Obviously Elrond isn't exactly thrilled about this - and it's hard to blame him - but he seems more resigned than upset. Tolkien doesn't discuss why this is, but we can speculate.

To me, the most likely explanation is that Arwen's choice was already made, and there's nothing Elrond could do about it. We get to see the moment where Arwen falls in love with Aragorn, and it's written like this:

And thus is was that Arwen beheld [Aragorn] again after their long parting; and as he came walking towards her under the trees of Caras Galadhon laden with flowers of gold, her choice was made and her doom appointed.

Return of the King Appendix A "Annals of the Kings and Rulers" (v) "Here Follows a Part of the Tale of Aragorn and Arwen"

Arwen is only the second Elf we know of (the first being Elrond's brother Elros2) who made the Mortal choice, so we don't know if it was even possible for her to change her mind; however, the passage suggests it was not; "her doom was appointed" seems pretty definitive. So, from Elrond's perspective, there's not a whole lot of point arguing over it. The choice is made, so he may as well make sure it's worth something.


1 Seriously, Tolkien? "He called him to him"? I expected better.

2 I initially had Lúthien here as well, but on reflection that seems inappropriate; Lúthien didn't exactly choose mortality in the same way Elros or Arwen did; she was already dead, and was just allowed to return for a limited period. There's no question in my mind that there was a "no backsies" clause on that agreement

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    +1 as always, and again, exactly as I thought. I always believed that the conditions Elrond set for their marriage were intended to motivate Aragorn, encourage him, and to ensure that he wouldn't get distracted from the task of fulfilling his destiny and realizing his full potential. – Wad Cheber May 29 '15 at 19:08
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    And as I see it, Tolkien tends to use the word "doom" somewhat differently than we use it today. In Tolkien's work, it means "fate" or "destiny", not necessarily something horrible. Of course, if someone is destined to a horrible fate, "doom" can refer to something horrible happening, but it does not inherently mean something bad. – Wad Cheber May 29 '15 at 19:12
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    "This is the doom that we must deem" - Elrond, at the Council. – Matt Gutting May 29 '15 at 19:15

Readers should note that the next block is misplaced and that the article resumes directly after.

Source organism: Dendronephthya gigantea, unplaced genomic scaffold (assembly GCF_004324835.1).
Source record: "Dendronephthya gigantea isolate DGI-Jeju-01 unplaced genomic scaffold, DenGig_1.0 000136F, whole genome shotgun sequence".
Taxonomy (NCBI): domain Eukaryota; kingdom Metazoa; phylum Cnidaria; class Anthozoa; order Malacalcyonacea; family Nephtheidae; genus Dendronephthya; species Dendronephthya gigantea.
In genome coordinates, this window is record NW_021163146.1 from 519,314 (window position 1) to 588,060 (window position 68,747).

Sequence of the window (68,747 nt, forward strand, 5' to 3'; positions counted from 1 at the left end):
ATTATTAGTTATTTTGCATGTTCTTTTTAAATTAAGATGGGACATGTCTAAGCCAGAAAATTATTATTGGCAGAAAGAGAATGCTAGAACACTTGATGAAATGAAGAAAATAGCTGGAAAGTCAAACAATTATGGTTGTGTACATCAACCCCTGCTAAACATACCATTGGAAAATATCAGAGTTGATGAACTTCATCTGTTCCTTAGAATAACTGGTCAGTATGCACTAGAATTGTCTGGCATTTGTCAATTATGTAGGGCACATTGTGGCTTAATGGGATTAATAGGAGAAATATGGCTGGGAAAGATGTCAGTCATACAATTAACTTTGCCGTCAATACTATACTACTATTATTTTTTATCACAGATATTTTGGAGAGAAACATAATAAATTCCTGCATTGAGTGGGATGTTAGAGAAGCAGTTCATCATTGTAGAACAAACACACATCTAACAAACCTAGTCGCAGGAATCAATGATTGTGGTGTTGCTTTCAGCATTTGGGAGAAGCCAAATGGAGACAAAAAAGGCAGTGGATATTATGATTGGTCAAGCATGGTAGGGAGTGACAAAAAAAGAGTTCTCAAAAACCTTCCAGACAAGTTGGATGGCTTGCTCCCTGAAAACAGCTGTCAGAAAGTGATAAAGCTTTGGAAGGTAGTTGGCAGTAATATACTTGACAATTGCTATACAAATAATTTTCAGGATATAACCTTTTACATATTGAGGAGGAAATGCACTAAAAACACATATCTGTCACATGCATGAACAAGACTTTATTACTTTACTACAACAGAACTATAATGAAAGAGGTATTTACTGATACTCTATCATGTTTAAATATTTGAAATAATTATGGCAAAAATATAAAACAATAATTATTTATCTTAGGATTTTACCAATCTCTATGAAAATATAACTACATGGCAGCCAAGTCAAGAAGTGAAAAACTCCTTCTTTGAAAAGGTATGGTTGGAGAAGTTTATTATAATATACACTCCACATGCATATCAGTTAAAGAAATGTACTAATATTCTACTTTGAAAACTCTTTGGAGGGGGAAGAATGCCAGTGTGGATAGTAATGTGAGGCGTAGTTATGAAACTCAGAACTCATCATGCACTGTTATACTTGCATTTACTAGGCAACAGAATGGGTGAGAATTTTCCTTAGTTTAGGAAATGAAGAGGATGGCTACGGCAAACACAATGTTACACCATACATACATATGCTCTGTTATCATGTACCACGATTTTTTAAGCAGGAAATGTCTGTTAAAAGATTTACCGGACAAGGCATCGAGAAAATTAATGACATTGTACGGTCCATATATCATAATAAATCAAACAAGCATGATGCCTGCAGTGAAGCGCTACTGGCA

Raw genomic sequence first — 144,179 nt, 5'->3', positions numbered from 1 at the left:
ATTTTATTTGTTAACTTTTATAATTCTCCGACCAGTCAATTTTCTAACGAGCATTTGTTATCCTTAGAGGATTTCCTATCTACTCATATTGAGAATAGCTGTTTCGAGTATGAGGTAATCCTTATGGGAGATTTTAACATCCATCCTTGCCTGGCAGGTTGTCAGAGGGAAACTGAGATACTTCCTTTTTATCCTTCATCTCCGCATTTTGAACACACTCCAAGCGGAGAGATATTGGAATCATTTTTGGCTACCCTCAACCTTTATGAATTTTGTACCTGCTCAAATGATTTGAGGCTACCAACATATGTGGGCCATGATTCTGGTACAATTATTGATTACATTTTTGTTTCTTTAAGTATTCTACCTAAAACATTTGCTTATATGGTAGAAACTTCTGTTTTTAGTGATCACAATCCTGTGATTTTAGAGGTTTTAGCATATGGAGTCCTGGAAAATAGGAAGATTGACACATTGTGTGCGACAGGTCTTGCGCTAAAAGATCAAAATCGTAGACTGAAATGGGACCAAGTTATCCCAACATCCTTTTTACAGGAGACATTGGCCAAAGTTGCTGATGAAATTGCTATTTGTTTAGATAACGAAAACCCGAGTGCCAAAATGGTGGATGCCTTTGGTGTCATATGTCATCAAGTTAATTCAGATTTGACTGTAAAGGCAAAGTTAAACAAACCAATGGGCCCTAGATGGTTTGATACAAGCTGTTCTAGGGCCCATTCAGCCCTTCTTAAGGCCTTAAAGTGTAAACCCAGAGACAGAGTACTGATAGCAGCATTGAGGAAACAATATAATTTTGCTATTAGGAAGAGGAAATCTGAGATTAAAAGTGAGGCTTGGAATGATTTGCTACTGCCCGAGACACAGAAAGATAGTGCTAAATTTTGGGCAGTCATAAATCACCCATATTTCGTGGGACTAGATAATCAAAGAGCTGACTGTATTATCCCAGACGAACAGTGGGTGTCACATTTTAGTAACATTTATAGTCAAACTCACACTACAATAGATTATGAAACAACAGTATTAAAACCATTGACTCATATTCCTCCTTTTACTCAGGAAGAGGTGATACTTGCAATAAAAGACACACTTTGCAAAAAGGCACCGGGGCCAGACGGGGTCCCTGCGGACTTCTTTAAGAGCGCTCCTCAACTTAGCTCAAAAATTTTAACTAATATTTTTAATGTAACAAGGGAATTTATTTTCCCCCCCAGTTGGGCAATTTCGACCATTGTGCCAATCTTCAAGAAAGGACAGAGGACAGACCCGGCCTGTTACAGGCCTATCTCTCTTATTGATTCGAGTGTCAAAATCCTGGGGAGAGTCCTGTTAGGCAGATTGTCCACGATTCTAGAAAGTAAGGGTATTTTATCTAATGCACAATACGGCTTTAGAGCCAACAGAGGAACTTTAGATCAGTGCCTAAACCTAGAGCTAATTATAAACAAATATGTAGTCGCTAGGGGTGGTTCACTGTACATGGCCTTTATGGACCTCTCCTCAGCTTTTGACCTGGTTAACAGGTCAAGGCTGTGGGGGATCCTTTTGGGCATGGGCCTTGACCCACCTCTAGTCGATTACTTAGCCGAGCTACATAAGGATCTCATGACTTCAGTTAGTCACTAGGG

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    The second quote sounds like Elrond is acting in his role as Aragorn's foster dad, not his role as Arwen's dad. "You can't marry anyone until you clean your room, take out the garbage, and become king of Gondor and Arnor!" – Wad Cheber May 30 '15 at 0:42
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    I disagree about your logic with Lúthien: 'Yet at the last Beren was slain by the Wolf that came from the gates of Angband, and he died in the arms of Tinúviel. But she chose mortality, and to die from the world, so that she might follow him; and it is sung that they met again beyond the Sundering Seas, and after a brief time walking alive once more in the green woods, together they passed, long ago, beyond the confines of this world. So it is that Lúthien Tinúviel alone of the Elf-kindred has died indeed and left the world, and they have lost her whom they most loved.' – Pryftan Dec 20 '17 at 17:43
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In the first place, you're right in saying that the sons of the chieftains were fostered at Rivendell, and that the heirlooms of Isildur's house were kept there; but that doesn't preclude the possibility that other chieftains before Elrond were similarly presented with the heirlooms of their line when Elrond saw fit. I don't see that we have any reason to believe that Aragorn was the first to whom this happened (though it is certainly possible).

The one thing that we do see that appears to be unique to Aragorn is Elrond's foresighted statement about him, made at the time he presented the heirlooms:

With these you may yet do great deeds; for I foretell that the span of your life shall be greater than the measure of Men, unless evil befalls you or you fail at the test.

(Appendix A, "The Tale of Aragorn and Arwen")

Later, confronting Aragorn about his feelings for Arwen, Elrond adds:

A great doom awaits you, either to rise above the height of all your fathers since the days of Elendil, or to fall into darkness with all that is left of your kin.

This is rather clearly meant to indicate that Elrond foresees that Aragorn will, somehow or other and perhaps many years in the future, be in a position to receive the kingship—and not only the kingship of Arnor, which his more recent ancestors had held, but the kingship of a reunited Gondor and Arnor.

With this statement in particular in mind, it seems clear that in fact Elrond did realize, through some preternatural means, that Aragorn was different from his predecessors, and at least that it was during his time that the heirs of Isildur would have the opportunity to recover the kingship. His actions on behalf of Aragorn should be seen, then, in that light: his support of Aragorn, and desire that "what should be, shall be" (to use Galadriel's words on an entirely different subject).

  • +1 - exactly as I suspected. It is almost impossible to imagine Elrond trying to obstruct Aragorn's progress, in light of the fact that he clearly loves Aragorn. – Wad Cheber May 29 '15 at 19:04
  • @WadCheber Yup, Aragorn is, after all, his great, great,...,grand nephew. – Lexible May 29 '15 at 20:44
  • @Lexible - I was thinking more along the lines of Elrond having raised Aragorn "as his own son". – Wad Cheber May 29 '15 at 23:45
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    @Lexible - When 2 year old Aragorn was brought to Rivendell to be raised by Elrond, "Elrond took the place of [Aragorn's] father and came to love him as a son of his own" – Wad Cheber May 29 '15 at 23:51
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    Likely all of the Dúnedain are descended from Elros, and a large minority of them can say how. – Anton Sherwood Apr 26 '17 at 2:41